Champs Sports Bowl preview

December, 27, 2008
12/27/08
11:29
AM ET

Posted by ESPN.com's Adam Rittenberg

The Big Ten bowl season finally kicks off today as Wisconsin (7-5) faces Florida State (8-4) in the Champs Sports Bowl (ESPN, 4:30 p.m. ET). Here's a quick look at the matchup.

WHO TO WATCH: Wisconsin running backs P.J. Hill and John Clay

The Badgers' upset hopes rest on the burly backs of Hill and Clay, who respectively rank 48th and 62nd nationally in rushing. The plan calls for Wisconsin to pound the ball and overpower Florida State's speedier defense with a rushing attack that led the Big Ten and ranks 14th nationally (212 yards per game). Wisconsin had a 100-yard rusher (Hill or Clay) in each of its final four games, and both backs hit triple digits against Michigan State and Indiana.

WHAT TO WATCH: Wisconsin's offensive line against Everette Brown

Sacks have been a problem at times for quarterback Dustin Sherer, and the Badgers' mammoth offensive line must keep Brown out of the pocket. Florida State ties for sixth nationally in sacks (3 sacks per game), with Brown and Neefy Moffett leading the way. The Badgers' line entered the season as one of the team's strengths. Today is the time to prove it.

WHY TO WATCH: It's the first Big Ten bowl game

You've waited 35 days to see a Big Ten team in action again, longer than any other fan base in college football. Wisconsin isn't as big an underdog as many of its Big Ten brethren, and despite a disappointing regular season, the Badgers could get the league off to a positive start in the postseason. The game also pits power versus speed, which is always entertaining.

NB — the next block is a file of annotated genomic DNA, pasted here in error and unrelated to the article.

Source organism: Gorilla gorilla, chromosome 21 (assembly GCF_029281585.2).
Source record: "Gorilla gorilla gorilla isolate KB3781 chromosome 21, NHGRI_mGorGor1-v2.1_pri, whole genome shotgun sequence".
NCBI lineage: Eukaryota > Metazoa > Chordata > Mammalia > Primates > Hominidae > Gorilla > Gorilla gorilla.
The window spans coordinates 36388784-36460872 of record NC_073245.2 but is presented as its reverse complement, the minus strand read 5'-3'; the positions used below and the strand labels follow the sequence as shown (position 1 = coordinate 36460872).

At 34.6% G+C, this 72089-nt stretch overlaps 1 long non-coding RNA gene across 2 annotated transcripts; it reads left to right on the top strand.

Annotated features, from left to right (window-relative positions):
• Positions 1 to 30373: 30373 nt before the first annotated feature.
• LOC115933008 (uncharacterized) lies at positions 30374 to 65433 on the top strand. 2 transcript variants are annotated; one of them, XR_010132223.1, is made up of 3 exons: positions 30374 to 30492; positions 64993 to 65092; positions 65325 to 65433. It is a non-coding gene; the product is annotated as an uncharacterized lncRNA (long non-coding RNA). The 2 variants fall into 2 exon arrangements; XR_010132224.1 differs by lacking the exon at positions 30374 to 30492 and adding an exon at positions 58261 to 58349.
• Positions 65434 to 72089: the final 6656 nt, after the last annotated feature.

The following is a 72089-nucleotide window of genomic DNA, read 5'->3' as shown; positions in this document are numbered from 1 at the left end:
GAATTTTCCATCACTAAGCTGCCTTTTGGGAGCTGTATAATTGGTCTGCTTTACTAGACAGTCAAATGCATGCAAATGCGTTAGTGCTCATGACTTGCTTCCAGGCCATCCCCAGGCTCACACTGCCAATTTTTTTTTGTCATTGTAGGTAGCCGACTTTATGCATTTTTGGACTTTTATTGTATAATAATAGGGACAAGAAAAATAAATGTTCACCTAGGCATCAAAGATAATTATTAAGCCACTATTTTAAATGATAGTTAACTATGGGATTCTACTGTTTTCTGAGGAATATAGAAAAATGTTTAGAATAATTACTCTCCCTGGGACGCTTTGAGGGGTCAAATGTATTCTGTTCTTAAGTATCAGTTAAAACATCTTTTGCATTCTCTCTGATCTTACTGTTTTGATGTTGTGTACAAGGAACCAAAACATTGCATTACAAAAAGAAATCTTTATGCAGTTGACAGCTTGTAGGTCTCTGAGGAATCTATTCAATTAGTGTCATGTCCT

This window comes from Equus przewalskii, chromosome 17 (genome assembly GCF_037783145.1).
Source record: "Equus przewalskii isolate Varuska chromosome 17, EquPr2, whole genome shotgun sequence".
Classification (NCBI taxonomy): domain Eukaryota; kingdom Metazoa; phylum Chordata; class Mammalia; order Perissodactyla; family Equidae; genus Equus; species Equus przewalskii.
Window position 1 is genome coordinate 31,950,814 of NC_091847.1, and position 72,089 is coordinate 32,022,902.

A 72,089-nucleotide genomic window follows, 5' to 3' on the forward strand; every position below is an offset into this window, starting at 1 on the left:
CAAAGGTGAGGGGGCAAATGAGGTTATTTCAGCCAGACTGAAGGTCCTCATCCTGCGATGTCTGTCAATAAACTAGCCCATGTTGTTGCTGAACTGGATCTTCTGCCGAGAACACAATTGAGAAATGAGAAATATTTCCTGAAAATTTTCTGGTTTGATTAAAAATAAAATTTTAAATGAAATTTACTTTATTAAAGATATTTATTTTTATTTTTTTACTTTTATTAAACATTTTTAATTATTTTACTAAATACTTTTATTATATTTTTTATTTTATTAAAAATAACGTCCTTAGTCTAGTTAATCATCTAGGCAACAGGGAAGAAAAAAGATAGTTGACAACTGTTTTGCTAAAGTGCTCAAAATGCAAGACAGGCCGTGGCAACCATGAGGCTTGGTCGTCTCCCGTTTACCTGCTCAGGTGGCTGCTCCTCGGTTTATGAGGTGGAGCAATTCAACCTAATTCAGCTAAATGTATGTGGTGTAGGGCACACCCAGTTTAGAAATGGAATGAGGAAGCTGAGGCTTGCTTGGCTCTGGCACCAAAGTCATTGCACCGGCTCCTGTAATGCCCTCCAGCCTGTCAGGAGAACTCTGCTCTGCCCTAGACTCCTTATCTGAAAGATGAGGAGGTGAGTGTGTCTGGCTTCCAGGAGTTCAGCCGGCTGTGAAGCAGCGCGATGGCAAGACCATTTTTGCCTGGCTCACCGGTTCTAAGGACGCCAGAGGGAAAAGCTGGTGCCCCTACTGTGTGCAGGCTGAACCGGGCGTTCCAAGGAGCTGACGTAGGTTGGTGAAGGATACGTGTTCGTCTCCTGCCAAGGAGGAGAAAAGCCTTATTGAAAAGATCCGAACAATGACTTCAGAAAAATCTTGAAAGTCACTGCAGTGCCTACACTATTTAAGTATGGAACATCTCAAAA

Champs Sports Bowl preview

December, 27, 2008
12/27/08
11:01
AM ET

Posted by ESPN.com's Heather Dinich

  

WHO TO WATCH: Florida State defensive end Everette Brown. He is arguably the best defensive end in the ACC, and it could be his last game in a Florida State uniform. Brown finished the regular season second in the nation with 20.5 tackles for losses and third in the nation with 12.5 sacks.

WHAT TO WATCH: FSU's defense on third downs. Statistically, it's the best in the FBS. Just ask the ACC champs. Virginia Tech was successful on one of 11 third-down conversion attempts against FSU. Opponents have converted just 26 percent of their third downs against the Seminoles, and getting Wisconsin off the field in a timely fashion will be key. The Badgers are one of the best in the country when it comes to controlling the clock.

WHY TO WATCH: Florida State could earn its first nine-win season since 2004, and the Seminoles have never lost a game in Orlando. It's also a classic power vs. speed matchup.